In the second year of King Darius, in the sixth month, on the first day of the month, the word of the Lord came by the prophet Haggai to Zerubbabel son of Shealtiel, governor of Judah, and to Joshua son of Jehozadak, the high priest: Thus says the Lord of hosts: These people say the time has not yet come to rebuild the Lord's house.
Then the word of the Lord came by the prophet Haggai, saying: "Is it a time for you yourselves to live in your paneled houses, while this house lies in ruins? Now therefore thus says the Lord of hosts: Consider how you have fared. You have sown much, and harvested little; you eat, but you never have enough; you drink, but you never have your fill; you clothe yourselves, but no one is warm; and you that earn wages earn wages to put them into a bag with holes.
Thus says the Lord of hosts: Consider how you have fared. Go up to the hills and bring wood and build the house, so that I may take pleasure in it and be honoured, says the Lord.
Herod the ruler heard about all that had taken place, and he was perplexed, because it was said by some that John had been raised from the dead, by some that Elijah had appeared, and by others that one of the ancient prophets had arisen.
Herod said, "John I beheaded; but who is this about whom I hear such things?" And he wanted to see Jesus.
The prophet Haggai makes one simple demand: they are to fetch lumber and rebuild the house of the Lord. He says it in plain, unadorned Hebrew. All other prophets spoke in poetry with eloquent symbols and parables. Haggai was not going to write high literature in a corner slum or produce the golden poetry of an Isaiah or the wrenching pathos of a Jeremiah. But alone of all the prophets, Haggai lived to see his mission accomplished. In 515 B.C. the temple was completed, as we read last Tuesday : The elders of the Jews continued to make progress in the building, supported by the message of the prophets, and finished the building according to the command of the God of Israel and the decrees of Cyrus and Darius (Ezra 6:14).
Haggai reminds us not only to put aside any pompous airs and address the practical side of people's lives, but also to realize the crucial importance of temple or church and of community in prayer. Without a strong symbol that we are a people of God, with spiritual and moral aspirations, we easily sink into materialism. Even in our poverty we will still cling to our trinkets and be jealous of others for theirs. Without community or family prayer, we will miss the encouragement to be men and women of prayer. Without prayer we end up saying, what's the use of it all?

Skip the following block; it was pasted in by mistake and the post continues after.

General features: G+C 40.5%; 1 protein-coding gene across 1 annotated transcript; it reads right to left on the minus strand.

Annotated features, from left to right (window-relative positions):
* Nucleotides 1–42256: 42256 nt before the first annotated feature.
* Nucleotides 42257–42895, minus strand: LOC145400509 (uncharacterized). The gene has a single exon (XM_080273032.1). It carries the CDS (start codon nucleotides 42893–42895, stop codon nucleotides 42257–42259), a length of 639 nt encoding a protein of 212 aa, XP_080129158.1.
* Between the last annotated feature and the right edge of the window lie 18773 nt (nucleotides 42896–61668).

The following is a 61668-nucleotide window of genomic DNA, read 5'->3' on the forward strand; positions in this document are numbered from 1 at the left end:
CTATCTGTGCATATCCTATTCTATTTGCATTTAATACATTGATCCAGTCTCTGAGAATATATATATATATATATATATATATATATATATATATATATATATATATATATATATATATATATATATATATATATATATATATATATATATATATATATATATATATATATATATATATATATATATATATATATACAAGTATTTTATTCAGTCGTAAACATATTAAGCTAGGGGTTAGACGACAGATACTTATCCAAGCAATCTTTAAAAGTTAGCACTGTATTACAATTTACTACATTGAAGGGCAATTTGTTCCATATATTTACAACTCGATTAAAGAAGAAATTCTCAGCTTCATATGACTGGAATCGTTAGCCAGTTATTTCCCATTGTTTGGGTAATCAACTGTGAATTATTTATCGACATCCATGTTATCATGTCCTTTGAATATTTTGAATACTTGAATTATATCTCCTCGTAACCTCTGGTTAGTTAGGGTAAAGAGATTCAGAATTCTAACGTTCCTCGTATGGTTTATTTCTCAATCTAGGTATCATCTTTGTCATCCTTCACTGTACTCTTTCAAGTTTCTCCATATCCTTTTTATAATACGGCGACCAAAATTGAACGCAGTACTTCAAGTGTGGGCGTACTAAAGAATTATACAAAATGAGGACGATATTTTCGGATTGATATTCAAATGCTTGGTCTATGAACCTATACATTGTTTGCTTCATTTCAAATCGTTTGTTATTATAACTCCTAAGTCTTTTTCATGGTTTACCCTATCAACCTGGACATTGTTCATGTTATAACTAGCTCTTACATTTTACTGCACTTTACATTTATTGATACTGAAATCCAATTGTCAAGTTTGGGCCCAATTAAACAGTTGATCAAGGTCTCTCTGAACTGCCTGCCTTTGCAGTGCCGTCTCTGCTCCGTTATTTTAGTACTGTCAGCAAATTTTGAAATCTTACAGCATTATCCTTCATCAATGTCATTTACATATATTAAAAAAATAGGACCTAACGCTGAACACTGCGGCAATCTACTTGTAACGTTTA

In the Gospel, we have the sad portrait of Herod the Tetrarch, for whom religion was a curiosity, an anodyne to soothe conscience, a clever way to win the people's allegiance. It is tragic to think that his wish to see the Nazarene prophet was fulfilled only when for political reasons Pilate sent him the captive Jesus. We are told that "Herod was extremely pleased to see Jesus" (Luke 23:8). Religious curiosity can be used for politics and pleasure, merely to relieve boredom!
King Herod Antipas ruled Galilee on behalf of Rome. Luke gives us a portrait of how Herod reacted to Jesus. When he heard about all that was being done by Jesus he was puzzled. He was wondering, "Who is this?" and was anxious to see Jesus. When finally he did get to see Jesus it was in the course of the passion, when Pilate sent Jesus to Herod for a second opinion. Although Herod questioned him at great length, in the end he treated Jesus with contempt and mocked him. Herod was curious about Jesus, but his curiosity did not lead to faith.
There were other people in the gospels who were curious about Jesus and whose curiosity eventually led them to faith. Nathanael and Nicodemus come to mind. Even for people of faith, there is much to be curious about in regard to Jesus. The question of Herod Antipas, "Who is this?" is a good question for us all. It is a question that keeps us searching for Jesus and we always need to be searchers in his regard because we can never know him fully in this life. As Saint Paul says, "now we see as in a mirror dimly." We are all on a quest to know the Lord more clearly so as to love him more dearly and follow him more nearly.